Mr. Pham wonders whether President Bush will meet with “well-known freedom fighters who currently reside in the U.S., such as the famed dissident-poet Nguyen Chi Thien, Father Nguyen Huu Le, Dr. Doan Viet Hoan, and Dr. Nguyen Quan (brother of the dissident Dr. Nguyen Dan Que and chairman of the Non-Violent Movement for Human Rights in Vietnam).”
And why not “a public reception by U.S. ambassador to Vietnam Michael Marine for the best-known in-country dissidents such as geophysicist Nguyen Thanh Giang, Dr. Nguyen Dan Que, oppositionist Nguyen Vu Binh, Father Nguyen Van Ly, oppositionist Nguyen Dinh Huy, Father Chan Tin, and more”? Mr. Pham believes that such an event would have the effect of President Reagan’s reception for Soviet dissidents in Moscow.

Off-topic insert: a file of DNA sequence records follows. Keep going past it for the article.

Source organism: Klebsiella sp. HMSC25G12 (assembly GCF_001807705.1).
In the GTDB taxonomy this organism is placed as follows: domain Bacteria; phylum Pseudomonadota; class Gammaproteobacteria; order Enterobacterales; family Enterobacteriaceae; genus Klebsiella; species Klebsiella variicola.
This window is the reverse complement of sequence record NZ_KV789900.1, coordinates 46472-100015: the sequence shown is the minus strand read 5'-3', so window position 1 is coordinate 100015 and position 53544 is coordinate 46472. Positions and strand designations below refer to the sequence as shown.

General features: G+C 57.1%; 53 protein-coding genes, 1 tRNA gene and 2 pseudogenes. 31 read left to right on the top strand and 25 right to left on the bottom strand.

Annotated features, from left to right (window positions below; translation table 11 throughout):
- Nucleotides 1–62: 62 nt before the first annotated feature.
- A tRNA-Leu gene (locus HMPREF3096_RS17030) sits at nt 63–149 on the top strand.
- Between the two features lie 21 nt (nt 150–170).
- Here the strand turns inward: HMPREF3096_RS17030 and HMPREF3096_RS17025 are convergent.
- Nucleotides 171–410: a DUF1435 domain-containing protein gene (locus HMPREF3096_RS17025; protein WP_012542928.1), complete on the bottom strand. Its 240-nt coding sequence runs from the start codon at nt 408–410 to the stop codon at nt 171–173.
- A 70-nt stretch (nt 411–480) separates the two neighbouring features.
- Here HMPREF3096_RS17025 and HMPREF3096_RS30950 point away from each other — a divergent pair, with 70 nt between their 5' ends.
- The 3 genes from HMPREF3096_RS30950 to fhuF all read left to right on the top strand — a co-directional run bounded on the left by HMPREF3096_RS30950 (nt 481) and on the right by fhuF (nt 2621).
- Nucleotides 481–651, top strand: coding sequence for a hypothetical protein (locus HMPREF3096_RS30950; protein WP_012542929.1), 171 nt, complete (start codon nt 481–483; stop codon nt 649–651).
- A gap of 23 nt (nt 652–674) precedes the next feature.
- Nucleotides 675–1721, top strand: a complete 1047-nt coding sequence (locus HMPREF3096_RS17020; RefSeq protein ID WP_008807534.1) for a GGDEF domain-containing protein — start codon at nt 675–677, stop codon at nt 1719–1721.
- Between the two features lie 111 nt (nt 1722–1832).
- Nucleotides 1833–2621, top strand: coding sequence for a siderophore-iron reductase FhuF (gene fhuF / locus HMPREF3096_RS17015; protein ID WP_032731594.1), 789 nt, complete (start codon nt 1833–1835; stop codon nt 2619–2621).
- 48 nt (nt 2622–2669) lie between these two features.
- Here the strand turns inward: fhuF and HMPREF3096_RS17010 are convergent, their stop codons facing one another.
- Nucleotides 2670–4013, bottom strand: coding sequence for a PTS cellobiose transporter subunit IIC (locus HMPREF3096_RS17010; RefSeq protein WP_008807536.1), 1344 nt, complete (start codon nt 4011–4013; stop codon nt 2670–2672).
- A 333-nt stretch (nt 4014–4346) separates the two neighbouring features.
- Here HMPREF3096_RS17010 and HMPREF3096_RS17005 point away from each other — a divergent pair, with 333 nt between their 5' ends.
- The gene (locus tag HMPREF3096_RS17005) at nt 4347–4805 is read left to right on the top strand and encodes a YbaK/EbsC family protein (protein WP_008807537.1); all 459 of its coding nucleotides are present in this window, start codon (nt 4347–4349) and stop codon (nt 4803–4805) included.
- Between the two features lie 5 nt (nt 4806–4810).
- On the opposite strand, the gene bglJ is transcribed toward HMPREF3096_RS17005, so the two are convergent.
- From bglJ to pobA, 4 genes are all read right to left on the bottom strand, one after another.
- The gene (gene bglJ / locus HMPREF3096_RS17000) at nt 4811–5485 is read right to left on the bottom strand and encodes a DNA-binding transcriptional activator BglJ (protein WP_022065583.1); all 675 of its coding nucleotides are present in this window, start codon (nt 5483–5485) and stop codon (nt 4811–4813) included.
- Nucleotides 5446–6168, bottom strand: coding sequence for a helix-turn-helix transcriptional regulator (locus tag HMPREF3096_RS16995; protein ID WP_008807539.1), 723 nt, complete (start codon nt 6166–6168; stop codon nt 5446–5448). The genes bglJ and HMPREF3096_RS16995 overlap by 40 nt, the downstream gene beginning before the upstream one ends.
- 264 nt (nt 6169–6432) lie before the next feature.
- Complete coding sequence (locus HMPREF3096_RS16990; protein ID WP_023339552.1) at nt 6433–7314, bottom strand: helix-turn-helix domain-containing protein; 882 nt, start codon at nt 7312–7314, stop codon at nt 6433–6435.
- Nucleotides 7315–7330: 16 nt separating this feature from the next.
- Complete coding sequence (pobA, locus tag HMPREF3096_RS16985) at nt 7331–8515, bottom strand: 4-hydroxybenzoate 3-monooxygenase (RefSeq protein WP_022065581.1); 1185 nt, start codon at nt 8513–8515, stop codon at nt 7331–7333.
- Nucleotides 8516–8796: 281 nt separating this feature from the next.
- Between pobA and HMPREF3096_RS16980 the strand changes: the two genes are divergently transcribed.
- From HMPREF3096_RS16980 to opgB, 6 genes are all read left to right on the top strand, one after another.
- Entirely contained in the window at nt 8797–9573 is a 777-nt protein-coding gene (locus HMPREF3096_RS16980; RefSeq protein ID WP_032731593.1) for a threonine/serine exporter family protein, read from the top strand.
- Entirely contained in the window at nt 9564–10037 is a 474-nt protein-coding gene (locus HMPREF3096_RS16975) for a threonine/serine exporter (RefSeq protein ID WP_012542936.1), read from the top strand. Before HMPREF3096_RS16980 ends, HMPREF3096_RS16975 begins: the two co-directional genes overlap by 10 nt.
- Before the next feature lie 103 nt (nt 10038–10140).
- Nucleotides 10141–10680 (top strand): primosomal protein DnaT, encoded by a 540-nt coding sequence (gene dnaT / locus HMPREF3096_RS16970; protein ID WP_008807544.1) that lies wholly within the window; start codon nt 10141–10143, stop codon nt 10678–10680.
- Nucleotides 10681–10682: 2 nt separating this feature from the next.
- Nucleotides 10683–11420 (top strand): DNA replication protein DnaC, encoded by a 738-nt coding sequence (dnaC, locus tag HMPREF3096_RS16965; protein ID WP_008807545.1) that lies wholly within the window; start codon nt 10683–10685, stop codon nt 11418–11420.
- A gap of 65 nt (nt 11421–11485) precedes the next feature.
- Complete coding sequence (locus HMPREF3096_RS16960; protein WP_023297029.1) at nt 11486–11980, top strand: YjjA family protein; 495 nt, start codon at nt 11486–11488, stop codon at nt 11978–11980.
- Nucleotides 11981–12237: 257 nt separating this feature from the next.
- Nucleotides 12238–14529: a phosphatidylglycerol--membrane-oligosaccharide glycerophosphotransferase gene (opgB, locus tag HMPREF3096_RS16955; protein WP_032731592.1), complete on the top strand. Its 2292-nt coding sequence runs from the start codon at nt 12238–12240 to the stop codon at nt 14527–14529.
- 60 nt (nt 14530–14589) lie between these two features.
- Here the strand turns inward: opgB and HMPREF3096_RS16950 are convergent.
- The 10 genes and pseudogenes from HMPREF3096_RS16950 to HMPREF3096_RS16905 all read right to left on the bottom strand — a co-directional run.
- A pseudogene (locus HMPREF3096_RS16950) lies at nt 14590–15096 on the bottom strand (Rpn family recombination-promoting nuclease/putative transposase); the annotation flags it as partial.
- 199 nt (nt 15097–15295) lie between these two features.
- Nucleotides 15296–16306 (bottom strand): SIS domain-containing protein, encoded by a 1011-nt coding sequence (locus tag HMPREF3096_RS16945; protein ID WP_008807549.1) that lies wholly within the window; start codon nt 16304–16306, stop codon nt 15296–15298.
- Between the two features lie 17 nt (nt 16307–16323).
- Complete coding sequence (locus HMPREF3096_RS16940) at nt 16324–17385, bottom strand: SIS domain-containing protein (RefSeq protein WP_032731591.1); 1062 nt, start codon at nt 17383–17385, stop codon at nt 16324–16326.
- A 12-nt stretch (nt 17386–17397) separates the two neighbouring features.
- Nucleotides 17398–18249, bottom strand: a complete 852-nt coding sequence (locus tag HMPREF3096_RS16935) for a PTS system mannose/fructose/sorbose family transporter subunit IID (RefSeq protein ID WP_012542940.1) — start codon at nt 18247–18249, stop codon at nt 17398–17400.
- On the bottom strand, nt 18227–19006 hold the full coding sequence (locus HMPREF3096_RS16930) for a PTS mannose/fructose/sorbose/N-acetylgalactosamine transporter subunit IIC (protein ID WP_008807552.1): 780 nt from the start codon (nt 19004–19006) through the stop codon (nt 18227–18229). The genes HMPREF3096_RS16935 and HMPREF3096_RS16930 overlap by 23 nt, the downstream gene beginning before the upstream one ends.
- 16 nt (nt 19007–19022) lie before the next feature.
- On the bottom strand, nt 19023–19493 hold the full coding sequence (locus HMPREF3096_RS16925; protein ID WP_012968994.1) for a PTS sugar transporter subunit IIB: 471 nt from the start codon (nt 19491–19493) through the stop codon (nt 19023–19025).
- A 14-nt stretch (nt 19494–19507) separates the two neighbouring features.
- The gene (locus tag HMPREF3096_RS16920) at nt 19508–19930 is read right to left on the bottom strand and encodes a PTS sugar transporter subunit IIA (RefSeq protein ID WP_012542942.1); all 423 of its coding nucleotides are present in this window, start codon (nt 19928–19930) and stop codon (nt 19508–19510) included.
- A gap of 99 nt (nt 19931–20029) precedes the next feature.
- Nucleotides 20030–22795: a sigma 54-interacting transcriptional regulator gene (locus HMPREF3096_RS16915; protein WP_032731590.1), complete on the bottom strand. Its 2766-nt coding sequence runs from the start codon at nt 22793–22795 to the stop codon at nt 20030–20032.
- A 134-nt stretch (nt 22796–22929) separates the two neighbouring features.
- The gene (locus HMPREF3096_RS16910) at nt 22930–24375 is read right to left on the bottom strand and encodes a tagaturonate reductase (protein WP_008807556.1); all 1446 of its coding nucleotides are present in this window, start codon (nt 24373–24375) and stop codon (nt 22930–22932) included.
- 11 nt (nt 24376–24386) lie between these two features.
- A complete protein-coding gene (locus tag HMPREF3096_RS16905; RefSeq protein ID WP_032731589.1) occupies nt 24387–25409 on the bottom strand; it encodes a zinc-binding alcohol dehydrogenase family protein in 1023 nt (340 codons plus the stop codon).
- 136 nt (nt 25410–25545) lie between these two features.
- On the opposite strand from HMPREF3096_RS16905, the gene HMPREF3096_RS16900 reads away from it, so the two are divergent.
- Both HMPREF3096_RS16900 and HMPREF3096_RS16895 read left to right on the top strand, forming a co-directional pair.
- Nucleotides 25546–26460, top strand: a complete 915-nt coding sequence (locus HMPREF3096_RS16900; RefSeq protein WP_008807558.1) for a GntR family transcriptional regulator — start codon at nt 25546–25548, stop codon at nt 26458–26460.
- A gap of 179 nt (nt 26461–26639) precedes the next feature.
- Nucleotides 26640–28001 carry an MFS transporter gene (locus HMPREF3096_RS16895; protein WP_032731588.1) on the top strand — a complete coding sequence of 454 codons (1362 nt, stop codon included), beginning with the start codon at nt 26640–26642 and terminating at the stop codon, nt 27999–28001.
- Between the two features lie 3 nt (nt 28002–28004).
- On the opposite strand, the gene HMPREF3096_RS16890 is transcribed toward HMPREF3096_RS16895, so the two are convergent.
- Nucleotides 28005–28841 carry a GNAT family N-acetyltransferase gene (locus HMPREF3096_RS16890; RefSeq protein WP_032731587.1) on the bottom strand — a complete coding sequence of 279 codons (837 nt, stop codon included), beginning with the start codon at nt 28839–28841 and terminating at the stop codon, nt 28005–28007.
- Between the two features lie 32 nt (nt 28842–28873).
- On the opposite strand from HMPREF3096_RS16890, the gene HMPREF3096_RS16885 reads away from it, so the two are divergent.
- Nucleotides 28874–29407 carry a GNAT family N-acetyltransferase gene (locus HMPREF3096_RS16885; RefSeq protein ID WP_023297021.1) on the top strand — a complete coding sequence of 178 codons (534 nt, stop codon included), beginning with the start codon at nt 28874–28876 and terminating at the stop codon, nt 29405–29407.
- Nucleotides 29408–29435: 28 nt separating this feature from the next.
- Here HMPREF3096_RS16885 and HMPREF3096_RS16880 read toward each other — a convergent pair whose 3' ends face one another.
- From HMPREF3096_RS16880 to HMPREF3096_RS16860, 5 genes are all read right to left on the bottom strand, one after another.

For the mainstream press, the story of the Vietnamese chief’s visit is reconciliation, and, “Will Vietnam forgive us?” Some others, fortunately, ask, “What are we doing receiving the head of a vicious, Communist state? Isn’t this supposed to be the age of the democrat and the dissident?”
‐Was interested in a statement by Andy Ward, executive editor of GQ. As the Drudge Report informed us, they have an article coming up on Saddam Hussein behind bars, and five U.S. soldiers who guarded him. Ward says, “These young men showed Hussein a respect and courtesy that made possible an unusual bond between captors and captive. And because of this, they were able to see a very different side of one of the most controversial figures in modern history.”
I have a feeling that liberals have greater respect for Saddam’s polite, “bonding” guards than they do for the soldiers who removed him from the Iraqi throat. But I was especially interested in that word “controversial”–”one of the most controversial figures in modern history.”
Why controversial? Because he has his defenders and excusers on the Western left? I’m afraid so–but that is unsayable, because it’s McCarthyite.